Posted by chantra on June 23rd, 2007
- How-To: Unattended Ubuntu Deployment over Network
- How-To: Unattended Ubuntu Deployment over Network — page 2 — DHCP server
- How-To: Unattended Ubuntu Deployment over Network — page 3 — TFTP server
- How-To: Unattended Ubuntu Deployment over Network — page 4 — PXELinux
- How-To: Unattended Ubuntu Deployment over Network — page 5 — Preseed File
5. Preseed: Installation automation:
Like Red Hat’s kickstart file, Debian based distribution can use a preseed file. The preseed file will contain the different information that the installer will require in order to proceed with the installation.
Basically, this file is going to contain language, keymap layout, repositories, distro version, partitioning, timezone and package selection informations.
An example of this file can be found here: http://www.debian.org/releases/stable/example-preseed.txt .
There is many ways to get the installer loading the preseed file: floppy, harddrive, http… Because we are performing a net install here, it is logical to get the preseed file from the network. In this example our http server will be called http-preseed.
Because we are getting the preseed file from the network, the preseed file will be downloaded only once the installer acquires an IP address. Therefore, we will need to inject a few preseed command to the installer using the append part of pxelinux.cfg/default .
Once the network will be set up, the preseed file will be downloaded and the installer will use its content.
In our example, we will set an en_GB locale, keyboard, the hostname will be provided by our DHCP server, timezone will be Europe/Dublin.
You can find available locales in /usr/share/locale/ . Available timezone can be found in /usr/share/zoneinfo/
Our repository is going to be running apt-cacher and will be accessible at 192.168.0.1:9999.
If you intend to set many systems with netinstall, it is wise running your own repository to minimize bandwidth utilisation.
We will be partitioning our disk on /dev/sda with separate /, /usr, /var, /tmp, /home and we will create a first user called ubuntuadmin with the password mypassword.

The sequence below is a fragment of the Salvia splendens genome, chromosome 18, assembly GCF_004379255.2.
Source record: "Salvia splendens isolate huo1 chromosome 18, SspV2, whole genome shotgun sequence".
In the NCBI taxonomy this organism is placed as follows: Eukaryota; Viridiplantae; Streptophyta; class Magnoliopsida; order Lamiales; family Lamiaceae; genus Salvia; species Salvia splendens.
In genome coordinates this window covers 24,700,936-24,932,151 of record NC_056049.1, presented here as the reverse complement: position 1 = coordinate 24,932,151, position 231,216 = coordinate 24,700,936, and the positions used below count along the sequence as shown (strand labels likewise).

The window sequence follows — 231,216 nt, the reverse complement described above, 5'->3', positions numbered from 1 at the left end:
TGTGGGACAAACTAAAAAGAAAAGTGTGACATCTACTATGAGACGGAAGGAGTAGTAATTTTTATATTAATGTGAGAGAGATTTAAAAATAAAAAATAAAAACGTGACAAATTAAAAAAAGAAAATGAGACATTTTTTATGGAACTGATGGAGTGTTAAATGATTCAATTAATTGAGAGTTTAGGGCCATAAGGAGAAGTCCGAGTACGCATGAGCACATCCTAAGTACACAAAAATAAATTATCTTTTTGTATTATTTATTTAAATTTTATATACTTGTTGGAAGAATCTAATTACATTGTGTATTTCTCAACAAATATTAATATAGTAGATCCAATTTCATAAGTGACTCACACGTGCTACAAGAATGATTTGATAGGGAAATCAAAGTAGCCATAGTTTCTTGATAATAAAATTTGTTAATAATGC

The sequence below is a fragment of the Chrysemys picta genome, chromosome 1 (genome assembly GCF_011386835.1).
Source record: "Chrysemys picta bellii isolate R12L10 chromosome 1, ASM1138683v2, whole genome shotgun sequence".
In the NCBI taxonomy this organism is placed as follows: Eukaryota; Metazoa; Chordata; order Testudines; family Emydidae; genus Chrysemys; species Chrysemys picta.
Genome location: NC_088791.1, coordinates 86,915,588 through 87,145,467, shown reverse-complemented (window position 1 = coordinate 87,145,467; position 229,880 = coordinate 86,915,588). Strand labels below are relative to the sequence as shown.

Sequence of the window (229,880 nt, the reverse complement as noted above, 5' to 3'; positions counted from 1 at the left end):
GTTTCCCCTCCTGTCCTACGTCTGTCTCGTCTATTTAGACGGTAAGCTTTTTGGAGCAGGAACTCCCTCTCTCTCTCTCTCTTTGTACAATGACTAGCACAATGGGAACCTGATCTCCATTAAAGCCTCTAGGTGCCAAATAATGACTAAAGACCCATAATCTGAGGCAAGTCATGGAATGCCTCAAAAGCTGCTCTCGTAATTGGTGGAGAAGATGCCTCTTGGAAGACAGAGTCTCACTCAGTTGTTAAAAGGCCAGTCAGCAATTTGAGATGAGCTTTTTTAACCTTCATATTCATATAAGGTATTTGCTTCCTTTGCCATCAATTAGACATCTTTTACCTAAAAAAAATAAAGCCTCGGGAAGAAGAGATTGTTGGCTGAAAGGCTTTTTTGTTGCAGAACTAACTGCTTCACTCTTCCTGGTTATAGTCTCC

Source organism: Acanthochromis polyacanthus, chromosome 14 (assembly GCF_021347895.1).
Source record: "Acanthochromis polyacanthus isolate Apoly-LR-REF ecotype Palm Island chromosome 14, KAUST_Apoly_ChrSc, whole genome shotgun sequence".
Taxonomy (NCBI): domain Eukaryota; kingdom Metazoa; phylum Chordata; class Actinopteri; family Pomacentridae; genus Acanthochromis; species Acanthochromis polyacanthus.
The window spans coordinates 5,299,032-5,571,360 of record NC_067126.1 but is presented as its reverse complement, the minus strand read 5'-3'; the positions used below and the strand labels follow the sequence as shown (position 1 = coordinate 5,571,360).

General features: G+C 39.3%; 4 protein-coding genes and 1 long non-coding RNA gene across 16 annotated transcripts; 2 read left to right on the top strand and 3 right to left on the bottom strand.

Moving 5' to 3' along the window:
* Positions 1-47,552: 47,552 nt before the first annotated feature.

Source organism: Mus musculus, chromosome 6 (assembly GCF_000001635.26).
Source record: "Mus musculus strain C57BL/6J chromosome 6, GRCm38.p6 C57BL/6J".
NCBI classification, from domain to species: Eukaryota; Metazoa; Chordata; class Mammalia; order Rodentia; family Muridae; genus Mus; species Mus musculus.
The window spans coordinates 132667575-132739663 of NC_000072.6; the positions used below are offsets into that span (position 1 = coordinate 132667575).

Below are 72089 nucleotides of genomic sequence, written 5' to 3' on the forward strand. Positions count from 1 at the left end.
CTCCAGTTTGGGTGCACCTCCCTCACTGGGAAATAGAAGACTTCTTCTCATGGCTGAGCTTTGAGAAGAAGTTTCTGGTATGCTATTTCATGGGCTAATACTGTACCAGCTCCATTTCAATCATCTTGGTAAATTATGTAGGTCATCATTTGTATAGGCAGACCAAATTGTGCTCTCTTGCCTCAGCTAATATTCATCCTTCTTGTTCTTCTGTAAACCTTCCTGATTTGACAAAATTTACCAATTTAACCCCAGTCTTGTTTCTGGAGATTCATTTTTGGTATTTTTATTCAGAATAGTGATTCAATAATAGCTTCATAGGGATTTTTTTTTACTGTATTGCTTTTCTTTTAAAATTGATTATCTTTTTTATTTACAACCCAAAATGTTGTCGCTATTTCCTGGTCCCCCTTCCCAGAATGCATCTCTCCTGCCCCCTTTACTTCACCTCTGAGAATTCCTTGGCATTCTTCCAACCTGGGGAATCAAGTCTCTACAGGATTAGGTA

Our default install will install an ubuntu lamp server.
A password MD5 can be generated with echo “mypassword” | mkpasswd -s -H MD5
Here is how my preseed file look like:
d-i debian-installer/locale string en_GB
d-i console-setup/layoutcode string en_GB
d-i netcfg/choose_interface select auto
# Any hostname and domain names assigned from dhcp take precedence over
# values set here. However, setting the values still prevents the questions
# from being shown, even if values come from dhcp.
d-i netcfg/get_hostname string unassigned-hostname
d-i netcfg/get_domain string unassigned-domain
d-i netcfg/wireless_wep string
### Mirror settings
# If you select ftp, the mirror/country string does not need to be set.
d-i mirror/country string enter information manually
d-i mirror/protocol string http
d-i mirror/http/hostname string 192.168.0.1:9999
d-i mirror/http/directory string /ubuntu
d-i mirror/http/proxy string
# Suite to install.
#d-i mirror/suite string testing
# Suite to use for loading installer components (optional).
#d-i mirror/udeb/suite string testing
d-i mirror/suite string feisty
# If the system has free space you can choose to only partition that space.
# Note: this must be preseeded with a localized (translated) value.
#d-i partman-auto/init_automatically_partition \
# select Guided – use the largest continuous free space
# Alternatively, you can specify a disk to partition. The device name
# can be given in either devfs or traditional non-devfs format.
# For example, to use the first disk:
#d-i partman-auto/disk string /dev/discs/disc0/disc
d-i partman-auto/disk string /dev/sda
# In addition, you’ll need to specify the method to use.